Welcome to KQED Arts’ Women to Watch, a series celebrating 20 local women artists, creatives and makers who are pushing boundaries in 2016. Driven by passion for their own disciplines, from photography to comedy and every other medium in between, these women are true vanguards paving the way in their respective communities.
Plenty of people write poetry when they're going through heartbreak. Very few people wind up writing poetry so hilarious it lands them a book deal.
Anna Pulley falls into that latter category. The Oakland writer just published her first book, the witty collection The Lesbian Sex Haiku Book (With Cats!), illustrated by her partner, Kelsey Beyer.
But I'd been following her writing for years before that -- whether she was dishing out sardonic yet empathetic advice in her dating column, or chronicling the experience of being shy at orgies. No matter how foreign a topic might seem, Pulley has always managed to tease out the universal threads that make us human: our weaknesses, our funny parts, our endearing (and not so endearing) peculiarities.
Took a walk around Lake Merritt with my partner, ate Arizmendi pizza, and binge-watched Season 5 of Girls. Wild nights over here.
What can’t you live without?
Words. Touch. Coffee. Kissing.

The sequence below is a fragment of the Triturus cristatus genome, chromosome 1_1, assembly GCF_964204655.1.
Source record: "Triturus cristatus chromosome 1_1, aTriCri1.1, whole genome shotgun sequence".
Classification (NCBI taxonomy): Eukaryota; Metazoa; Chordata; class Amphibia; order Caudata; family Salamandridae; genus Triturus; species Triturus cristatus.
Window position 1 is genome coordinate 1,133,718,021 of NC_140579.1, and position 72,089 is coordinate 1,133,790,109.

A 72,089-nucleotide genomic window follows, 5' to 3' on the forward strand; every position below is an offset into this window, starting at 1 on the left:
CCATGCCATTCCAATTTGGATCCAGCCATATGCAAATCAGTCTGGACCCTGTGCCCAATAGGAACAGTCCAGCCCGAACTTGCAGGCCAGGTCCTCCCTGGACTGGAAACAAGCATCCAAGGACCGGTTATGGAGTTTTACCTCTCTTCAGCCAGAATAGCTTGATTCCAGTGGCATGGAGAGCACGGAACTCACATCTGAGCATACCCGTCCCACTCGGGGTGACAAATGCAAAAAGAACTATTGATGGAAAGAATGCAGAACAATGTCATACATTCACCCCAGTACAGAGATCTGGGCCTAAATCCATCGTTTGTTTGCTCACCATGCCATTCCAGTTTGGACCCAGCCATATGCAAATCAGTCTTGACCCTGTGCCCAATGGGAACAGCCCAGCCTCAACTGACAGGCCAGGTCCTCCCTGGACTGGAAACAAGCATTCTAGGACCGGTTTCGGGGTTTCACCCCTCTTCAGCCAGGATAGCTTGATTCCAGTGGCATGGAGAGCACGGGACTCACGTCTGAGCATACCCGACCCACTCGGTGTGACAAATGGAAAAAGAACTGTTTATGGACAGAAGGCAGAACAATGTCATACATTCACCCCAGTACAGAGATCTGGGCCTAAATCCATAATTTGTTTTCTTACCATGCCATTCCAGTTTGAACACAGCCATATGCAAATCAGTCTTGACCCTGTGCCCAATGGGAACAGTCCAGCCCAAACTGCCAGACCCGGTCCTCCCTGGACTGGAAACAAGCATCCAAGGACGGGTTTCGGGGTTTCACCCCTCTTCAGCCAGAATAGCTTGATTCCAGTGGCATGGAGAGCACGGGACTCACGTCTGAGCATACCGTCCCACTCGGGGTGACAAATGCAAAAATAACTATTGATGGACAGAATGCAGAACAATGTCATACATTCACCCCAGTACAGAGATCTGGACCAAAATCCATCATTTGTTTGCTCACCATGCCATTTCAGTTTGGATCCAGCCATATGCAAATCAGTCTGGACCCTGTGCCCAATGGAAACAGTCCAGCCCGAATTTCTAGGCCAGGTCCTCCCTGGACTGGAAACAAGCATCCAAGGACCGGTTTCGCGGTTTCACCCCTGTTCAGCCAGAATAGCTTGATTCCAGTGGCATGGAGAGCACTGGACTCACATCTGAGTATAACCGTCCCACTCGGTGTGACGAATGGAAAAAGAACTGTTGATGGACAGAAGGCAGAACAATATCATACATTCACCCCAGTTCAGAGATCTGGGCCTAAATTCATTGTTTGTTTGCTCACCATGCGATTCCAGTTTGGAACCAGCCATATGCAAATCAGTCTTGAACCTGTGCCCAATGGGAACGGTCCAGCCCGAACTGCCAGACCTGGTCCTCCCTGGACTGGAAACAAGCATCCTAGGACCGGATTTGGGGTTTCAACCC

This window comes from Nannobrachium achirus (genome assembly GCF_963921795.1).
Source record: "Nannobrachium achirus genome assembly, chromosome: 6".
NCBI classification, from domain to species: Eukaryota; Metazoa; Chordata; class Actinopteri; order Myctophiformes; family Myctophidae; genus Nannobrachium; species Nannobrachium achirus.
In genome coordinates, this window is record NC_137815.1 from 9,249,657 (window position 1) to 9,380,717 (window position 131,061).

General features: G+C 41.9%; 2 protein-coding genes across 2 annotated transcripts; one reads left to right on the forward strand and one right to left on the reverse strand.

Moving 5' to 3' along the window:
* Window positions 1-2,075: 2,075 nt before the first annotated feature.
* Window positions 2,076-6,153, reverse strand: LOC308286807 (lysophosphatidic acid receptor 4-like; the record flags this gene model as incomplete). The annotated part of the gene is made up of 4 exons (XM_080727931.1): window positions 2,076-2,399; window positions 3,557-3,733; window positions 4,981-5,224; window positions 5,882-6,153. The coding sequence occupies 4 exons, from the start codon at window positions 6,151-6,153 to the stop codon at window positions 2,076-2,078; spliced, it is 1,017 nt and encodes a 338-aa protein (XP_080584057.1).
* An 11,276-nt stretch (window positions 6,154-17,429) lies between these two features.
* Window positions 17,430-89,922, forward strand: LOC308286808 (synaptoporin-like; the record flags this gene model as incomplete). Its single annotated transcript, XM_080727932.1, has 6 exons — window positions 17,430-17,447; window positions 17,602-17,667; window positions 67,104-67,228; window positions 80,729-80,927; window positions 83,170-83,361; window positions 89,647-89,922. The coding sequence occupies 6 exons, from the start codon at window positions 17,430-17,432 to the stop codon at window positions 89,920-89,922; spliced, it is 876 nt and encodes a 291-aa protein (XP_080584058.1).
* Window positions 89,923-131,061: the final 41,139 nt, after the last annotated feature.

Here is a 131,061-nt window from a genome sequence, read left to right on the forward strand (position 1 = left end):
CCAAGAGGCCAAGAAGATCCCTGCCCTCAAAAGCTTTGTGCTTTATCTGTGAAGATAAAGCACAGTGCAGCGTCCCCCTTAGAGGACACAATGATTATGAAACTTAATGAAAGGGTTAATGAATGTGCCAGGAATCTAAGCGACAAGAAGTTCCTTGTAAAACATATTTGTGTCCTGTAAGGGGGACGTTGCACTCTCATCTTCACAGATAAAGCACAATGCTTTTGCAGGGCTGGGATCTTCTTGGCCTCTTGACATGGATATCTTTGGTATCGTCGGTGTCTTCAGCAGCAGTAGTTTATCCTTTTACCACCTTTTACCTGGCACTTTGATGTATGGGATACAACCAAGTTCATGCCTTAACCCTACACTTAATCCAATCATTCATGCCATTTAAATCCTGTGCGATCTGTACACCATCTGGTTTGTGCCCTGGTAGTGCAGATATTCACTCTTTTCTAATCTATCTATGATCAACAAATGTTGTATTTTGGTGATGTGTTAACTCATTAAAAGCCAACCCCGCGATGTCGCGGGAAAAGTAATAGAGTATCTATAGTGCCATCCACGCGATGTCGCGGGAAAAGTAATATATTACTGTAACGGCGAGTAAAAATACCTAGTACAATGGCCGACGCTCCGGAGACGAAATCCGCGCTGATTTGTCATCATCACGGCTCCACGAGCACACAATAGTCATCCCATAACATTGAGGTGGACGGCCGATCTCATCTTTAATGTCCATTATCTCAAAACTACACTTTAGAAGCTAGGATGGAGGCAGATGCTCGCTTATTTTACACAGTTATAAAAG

If you could travel any where in the world, where would it be?
I'm pretty into the idea of visiting Iceland lately. Or Brazil. Or Kelsey's never been to Paris, so maybe there. Or Ireland. Ooh, and Japan! My travel to-do list is long. We went to Bali last September and had an amazing time.
Who is your personal hero? Why?
I have so many. My mom is a big one. She's an author as well, and wrote three books on Native American beadwork. I aspire to spread her generosity, kindness, and love.
Helen Keller is another personal hero. I'm going through a period of finally dealing with my own hearing loss, and am looking to others who are hard of hearing or deaf to see how they carry on, and her life story immediately came to mind. Everyone should read Keller's autobiography, which is free on Kindle, and goes far beyond what we're taught in school about her. Her belief in herself was unassailable. I carry a quote of hers around with me: "I know I shall not fail." It's simple but her conviction floors me every time. I try to live out the truth of those words, even when I feel like I'm drowning.
How did you find your creative voice?
By trying and failing over and over again. Eventually that failing becomes "experience."
What is something most people don't know about you?
When I was 20, I got my pilot’s license. I'd spent a year and thousands of dollars learning how to fly planes. I was nervous on the day of my flight exam, for all the normal reasons you'd be nervous to go up in a tiny two-seater Cessna with a stranger and have him cut the engine mid-flight to test what you'd do in an emergency. But I was most nervous about my hearing, which has never been good, and which is pretty essential when doing things like landing planes.
I'd landed on the runways of Ryan Airfield hundreds of times (there are only four options, it's not terribly complicated) and yet my nightmare came true. I misheard the directions from the tower and tried to land on the wrong runway. The kind of mistake that could get you killed.
I passed the test, though. And I never flew again.
What do you do when you feel uninspired/blocked/etc?